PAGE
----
I won­der if some of the truly great things hap­pen­ing (work in­cluded) are ac­tu­ally be­ing done out­side of th­ese recog­nised mod­els we de­fault to. Many of the stu­dios and agen­cies on the Stu­dio Rank­ings in past years are the same usual sus­pects, which re­ally did start to worry me to be hon­est. It feels like a mis­rep­re­sen­ta­tion of where the in­dus­try is, what’s go­ing on within it and, more im­por­tantly, where it’s mov­ing. It’s al­most as if we’re an in­dus­try in de­nial, want­ing to per­pet­u­ate a myth that only cer­tain or es­tab­lished mod­els can, and are, do­ing good work and gar­ner­ing rep­u­ta­tion amongst peers. All the while, the mod­els of op­er­a­tion – large, multi­na­tional net­work agency at one end, then ev­ery­thing down to the small one-per­son-band at the other, with in-house set­ups not even get­ting a look-in – are stretch­ing fur­ther apart. It isn’t, I feel, fully rep­re­sen­ta­tive of the in­dus­try at present.

If you look at 90 per cent of stu­dio, agency or com­pany web­sites in our game, they’re all keen to de­fine them­selves as ‘more than just a de­sign [what­ever]’. But what does that ac­tu­ally mean? Cou­ple this with the end­less stu­dio rank­ings, cre­ative sur­veys, top 100s and most-awarded lists, and a hid­den in­se­cu­rity in our in­dus­try starts to emerge. We are all su­perbly in­se­cure in our­selves, and our roles.

The size of a cre­ative op­er­a­tion, how it’s set up and what it bills, should have no bear­ing on its cre­ative po­ten­tial, or its im­pact and recog­ni­tion by the in­dus­try. Big­ger is not al­ways bet­ter. That goes for num­ber of peo­ple, of­fices, or noughts on the bank bal­ance. Nor does great cre­ative work have to come from an au­tho­rised cre­ative area. More and more, I am see­ing in­ter­est­ing and imag­i­na­tive things hap­pen out­side the es­tab­lished mod­els. I can only view our in­sis­tence on re­tain­ing and con­grat­u­lat­ing our­selves on our well-set si­los as fu­tile and counter-pro­duc­tive.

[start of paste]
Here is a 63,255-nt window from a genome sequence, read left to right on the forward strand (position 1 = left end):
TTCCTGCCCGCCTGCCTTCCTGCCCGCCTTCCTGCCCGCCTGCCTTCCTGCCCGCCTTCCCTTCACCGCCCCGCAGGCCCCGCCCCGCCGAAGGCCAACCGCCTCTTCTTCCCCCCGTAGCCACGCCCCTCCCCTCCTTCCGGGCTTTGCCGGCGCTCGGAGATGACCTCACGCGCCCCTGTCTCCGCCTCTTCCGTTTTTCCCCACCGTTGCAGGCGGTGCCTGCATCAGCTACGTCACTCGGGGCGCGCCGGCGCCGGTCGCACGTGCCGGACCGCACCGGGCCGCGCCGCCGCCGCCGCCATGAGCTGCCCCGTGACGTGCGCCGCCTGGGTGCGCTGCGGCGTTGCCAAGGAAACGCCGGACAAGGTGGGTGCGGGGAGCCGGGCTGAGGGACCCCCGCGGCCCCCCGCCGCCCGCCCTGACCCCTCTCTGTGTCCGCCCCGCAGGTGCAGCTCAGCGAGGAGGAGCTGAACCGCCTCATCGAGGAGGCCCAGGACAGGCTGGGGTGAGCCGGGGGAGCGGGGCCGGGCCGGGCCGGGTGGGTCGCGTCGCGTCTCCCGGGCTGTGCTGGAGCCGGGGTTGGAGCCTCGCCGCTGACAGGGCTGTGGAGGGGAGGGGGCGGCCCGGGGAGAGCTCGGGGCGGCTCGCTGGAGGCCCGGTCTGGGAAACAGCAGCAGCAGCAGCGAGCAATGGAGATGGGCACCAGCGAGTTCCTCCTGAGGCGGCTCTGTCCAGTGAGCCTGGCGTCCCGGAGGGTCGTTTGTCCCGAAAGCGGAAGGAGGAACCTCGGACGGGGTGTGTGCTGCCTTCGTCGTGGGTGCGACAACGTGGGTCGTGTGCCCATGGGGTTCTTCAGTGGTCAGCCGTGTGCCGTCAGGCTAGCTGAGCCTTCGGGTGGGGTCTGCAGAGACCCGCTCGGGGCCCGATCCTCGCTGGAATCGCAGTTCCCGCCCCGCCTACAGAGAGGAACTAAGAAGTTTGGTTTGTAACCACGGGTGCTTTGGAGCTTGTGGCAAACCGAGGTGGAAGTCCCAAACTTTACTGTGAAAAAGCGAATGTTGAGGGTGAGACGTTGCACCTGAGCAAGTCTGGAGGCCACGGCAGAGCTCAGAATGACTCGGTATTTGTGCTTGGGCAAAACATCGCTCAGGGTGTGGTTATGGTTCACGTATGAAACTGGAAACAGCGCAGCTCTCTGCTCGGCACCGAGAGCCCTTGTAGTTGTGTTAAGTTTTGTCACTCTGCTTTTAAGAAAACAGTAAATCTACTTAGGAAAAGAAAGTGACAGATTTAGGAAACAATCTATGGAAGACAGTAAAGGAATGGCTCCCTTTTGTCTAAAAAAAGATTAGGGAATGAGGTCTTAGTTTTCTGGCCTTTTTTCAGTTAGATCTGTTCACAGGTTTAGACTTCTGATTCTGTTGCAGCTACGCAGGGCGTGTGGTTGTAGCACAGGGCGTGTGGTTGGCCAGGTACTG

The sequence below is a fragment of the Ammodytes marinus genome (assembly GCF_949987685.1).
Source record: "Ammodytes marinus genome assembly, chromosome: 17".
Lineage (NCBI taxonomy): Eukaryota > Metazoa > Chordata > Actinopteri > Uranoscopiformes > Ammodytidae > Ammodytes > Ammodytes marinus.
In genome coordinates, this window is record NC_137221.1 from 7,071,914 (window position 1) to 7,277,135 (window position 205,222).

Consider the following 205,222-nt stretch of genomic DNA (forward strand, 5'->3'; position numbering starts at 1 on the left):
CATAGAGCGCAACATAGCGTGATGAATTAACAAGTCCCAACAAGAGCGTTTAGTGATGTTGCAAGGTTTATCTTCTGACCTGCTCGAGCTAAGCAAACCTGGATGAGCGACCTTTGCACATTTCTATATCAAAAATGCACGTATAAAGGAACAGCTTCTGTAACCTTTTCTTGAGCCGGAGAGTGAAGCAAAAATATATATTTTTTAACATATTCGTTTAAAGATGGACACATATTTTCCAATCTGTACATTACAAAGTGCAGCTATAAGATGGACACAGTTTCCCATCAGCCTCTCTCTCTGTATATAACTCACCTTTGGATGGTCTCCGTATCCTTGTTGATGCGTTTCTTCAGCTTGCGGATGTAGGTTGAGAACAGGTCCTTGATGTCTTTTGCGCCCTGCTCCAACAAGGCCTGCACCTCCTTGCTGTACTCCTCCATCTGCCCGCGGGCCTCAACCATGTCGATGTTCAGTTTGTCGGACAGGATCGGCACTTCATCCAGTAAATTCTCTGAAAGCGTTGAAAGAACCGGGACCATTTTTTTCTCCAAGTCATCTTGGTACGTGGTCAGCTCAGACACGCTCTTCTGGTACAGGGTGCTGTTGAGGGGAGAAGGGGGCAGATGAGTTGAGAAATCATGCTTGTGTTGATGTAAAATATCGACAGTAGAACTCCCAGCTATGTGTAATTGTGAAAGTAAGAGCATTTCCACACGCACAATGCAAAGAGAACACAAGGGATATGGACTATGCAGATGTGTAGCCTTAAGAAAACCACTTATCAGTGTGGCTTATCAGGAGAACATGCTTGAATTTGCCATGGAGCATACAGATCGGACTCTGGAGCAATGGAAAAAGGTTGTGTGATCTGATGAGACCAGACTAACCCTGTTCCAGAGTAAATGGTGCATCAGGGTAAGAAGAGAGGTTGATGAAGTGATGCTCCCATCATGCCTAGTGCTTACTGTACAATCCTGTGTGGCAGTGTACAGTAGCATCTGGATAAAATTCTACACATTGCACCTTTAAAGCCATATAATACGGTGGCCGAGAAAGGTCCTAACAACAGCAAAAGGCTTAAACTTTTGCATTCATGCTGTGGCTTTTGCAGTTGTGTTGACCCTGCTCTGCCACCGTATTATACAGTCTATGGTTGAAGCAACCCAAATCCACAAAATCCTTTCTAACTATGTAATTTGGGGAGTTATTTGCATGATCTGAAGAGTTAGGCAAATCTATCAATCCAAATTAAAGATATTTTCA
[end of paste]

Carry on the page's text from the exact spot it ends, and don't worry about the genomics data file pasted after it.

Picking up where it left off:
I am more than aware of my own bias – you’re prob­a­bly think­ing I sound like some­one who isn’t on the list, so wants a self-jus­ti­fy­ing moan. But for an in­dus­try rid­dled with problems of gen­der, di­ver­sity, pay, so­cial, po­lit­i­cal and en­vi­ron­men­tal is­sues, we can’t con­tinue with set minds and set ways. Per­pet­u­at­ing our own myths and pre­tend­ing that our problems will sort them­selves out won’t cut it. We have to find new of­fers and newer ways of do­ing things, be­cause we all de­pend on that. And if not for your in­dus­try, do it for your rank­ing.

Is our def­i­ni­tion of ‘stu­dio’ hold­ing us back? Tweet your thoughts to @Com­put­erArts us­ing #De­signMat­ters

The size of a cre­ative op­er­a­tion, how it’s set up and what it bills should have no bear­ing on its cre­ative po­ten­tial, or its im­pact and recog­ni­tion by the in­dus­try. Big­ger is not al­ways bet­ter